Not for the faint of heart. Showdown makes a point and it does so well and at times in a graphic manner. Still, the best part of any Dekker novel is the intertwining of the message with the plot in a gripping manner. You can never extract the message from the plot, because the plot would die. And yet, you never quite reach the point of feeling “preached at”. Dekker does a fabulous job of making this story sufficiently allegorical to subdue the message without going overboard in the allegory.
Showdown takes place in a small town named Paradise in a Colorado valley. Paradise lies beneath a hidden and mysterious monastery. When a mysterious “Preacher” enters town with a message from God, things go from sleepy and quiet to insane in a matter of hours. Meanwhile, back at the monastery, a David Abraham leads a group of teachers who have been raising thirty-seven children. These children are being raised outside of the “wicked” influences of society in an experiment on human nature. Unfortunately, a rebellion is brewing amongst the ranks of the children. The crucible for these children and the town of Paradise is coming sooner than anyone expects. What is the place of “love” in religion and life?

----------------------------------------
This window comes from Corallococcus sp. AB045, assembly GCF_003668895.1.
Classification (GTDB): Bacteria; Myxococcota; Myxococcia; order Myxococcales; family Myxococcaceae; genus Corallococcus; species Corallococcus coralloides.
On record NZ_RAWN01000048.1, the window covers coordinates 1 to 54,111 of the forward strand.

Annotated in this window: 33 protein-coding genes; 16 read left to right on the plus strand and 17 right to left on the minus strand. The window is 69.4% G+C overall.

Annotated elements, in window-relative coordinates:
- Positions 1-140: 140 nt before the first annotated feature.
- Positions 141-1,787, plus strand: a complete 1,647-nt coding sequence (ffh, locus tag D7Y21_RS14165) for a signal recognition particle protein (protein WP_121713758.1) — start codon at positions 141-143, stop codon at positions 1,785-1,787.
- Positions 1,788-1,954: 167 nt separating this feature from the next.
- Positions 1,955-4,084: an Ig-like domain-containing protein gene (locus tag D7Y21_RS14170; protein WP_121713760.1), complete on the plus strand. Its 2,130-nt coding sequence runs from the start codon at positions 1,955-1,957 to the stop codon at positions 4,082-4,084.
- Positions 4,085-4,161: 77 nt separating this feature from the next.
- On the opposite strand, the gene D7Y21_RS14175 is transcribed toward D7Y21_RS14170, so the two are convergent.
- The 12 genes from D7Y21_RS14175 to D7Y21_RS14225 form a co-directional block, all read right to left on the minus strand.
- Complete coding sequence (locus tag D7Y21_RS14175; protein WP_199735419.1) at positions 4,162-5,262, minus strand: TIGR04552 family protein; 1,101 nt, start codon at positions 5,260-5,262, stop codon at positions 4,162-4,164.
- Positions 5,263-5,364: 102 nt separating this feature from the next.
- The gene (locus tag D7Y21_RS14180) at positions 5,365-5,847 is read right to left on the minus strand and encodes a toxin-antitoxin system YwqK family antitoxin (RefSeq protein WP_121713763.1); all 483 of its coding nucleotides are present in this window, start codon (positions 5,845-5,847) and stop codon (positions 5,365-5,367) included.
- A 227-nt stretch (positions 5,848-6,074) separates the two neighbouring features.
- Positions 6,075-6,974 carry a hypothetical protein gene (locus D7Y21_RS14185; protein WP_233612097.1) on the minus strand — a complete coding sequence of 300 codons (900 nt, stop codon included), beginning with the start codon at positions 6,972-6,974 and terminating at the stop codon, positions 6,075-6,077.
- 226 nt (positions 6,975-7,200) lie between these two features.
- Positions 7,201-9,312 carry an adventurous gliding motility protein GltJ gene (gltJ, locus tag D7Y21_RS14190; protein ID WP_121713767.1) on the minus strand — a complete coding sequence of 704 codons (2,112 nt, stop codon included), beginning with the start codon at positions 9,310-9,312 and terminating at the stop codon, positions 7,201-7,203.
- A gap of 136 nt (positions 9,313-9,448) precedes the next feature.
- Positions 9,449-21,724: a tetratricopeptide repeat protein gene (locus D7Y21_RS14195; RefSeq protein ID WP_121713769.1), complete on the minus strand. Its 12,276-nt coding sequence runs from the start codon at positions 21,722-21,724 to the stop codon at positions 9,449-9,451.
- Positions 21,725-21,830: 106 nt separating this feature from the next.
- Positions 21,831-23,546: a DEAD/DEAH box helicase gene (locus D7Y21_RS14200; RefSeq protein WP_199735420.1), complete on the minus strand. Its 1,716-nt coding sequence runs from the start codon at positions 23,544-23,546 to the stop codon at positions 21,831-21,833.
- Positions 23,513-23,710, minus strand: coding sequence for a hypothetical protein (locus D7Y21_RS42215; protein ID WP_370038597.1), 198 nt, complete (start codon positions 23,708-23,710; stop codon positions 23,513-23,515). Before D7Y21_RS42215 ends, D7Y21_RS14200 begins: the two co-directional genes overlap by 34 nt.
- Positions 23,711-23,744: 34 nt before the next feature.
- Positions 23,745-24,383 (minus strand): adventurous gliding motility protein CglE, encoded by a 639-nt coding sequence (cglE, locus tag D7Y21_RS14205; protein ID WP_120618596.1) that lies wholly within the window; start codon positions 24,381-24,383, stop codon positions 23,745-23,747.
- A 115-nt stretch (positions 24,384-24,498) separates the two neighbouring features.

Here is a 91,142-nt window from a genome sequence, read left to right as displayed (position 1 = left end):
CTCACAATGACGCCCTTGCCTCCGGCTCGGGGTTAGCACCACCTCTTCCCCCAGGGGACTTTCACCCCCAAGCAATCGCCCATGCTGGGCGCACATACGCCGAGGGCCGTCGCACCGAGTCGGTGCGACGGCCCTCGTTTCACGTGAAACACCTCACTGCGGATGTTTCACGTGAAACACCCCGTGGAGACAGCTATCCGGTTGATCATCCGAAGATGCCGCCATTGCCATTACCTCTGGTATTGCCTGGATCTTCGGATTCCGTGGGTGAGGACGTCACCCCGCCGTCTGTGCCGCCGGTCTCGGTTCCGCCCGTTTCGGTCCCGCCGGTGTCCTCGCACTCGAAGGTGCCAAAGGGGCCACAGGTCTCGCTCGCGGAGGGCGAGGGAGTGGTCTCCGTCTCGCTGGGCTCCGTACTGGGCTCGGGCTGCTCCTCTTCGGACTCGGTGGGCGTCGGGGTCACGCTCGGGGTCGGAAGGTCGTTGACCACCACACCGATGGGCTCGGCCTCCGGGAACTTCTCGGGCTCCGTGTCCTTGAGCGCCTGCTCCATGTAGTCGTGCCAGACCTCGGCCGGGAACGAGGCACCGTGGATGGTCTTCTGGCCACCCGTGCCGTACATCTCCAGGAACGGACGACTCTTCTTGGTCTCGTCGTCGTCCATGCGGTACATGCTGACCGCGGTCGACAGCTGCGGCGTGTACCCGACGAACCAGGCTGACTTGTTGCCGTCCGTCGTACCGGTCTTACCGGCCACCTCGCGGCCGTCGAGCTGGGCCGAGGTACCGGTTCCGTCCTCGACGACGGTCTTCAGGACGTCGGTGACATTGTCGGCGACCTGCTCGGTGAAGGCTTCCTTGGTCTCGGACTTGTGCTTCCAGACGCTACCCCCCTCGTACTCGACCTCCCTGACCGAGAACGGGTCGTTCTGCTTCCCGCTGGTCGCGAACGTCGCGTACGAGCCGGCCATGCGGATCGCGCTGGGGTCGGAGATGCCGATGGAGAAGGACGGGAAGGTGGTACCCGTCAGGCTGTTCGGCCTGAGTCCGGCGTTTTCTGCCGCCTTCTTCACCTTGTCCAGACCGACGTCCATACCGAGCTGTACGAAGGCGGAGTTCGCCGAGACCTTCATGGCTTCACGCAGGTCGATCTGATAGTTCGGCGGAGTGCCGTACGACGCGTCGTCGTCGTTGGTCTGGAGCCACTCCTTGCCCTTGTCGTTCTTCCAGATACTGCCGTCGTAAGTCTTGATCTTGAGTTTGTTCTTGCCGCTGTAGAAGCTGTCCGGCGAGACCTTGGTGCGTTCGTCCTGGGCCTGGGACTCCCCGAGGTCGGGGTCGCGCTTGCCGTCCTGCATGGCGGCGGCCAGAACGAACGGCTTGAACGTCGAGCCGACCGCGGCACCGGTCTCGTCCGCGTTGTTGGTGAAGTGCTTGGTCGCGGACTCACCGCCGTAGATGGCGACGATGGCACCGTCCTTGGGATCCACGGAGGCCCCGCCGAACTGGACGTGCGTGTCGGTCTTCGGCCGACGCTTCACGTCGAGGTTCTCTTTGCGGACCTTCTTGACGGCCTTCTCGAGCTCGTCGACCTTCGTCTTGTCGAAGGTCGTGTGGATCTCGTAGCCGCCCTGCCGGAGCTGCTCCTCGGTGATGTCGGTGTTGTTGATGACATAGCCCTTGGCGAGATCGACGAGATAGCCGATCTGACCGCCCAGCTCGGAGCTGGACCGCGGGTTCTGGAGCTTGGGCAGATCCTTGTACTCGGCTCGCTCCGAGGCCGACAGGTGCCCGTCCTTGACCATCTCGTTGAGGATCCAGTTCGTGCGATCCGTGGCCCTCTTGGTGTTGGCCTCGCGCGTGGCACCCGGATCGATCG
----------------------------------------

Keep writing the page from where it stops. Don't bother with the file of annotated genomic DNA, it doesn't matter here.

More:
Showdown lends itself to the gory in the first several chapters. After that, it tends toward unpleasant but not gross. Every character in the town of Paradise has a sin nature. One complaint is that a deacon runs the town saloon and the characters are introduced as they sit around the bar drinking. They are all church-going people. Another problem is the use of the name of God. Dekker uses the title of God in several ways that are questionable at best. There is no need for a Christian writer to write in that manner.
Overall, this isn’t his best book, but certainly better than the vast majority of Christian fiction writers. Well worth reading. Oh, and as a teaser: several elements from the Circle Trilogy show up in this book.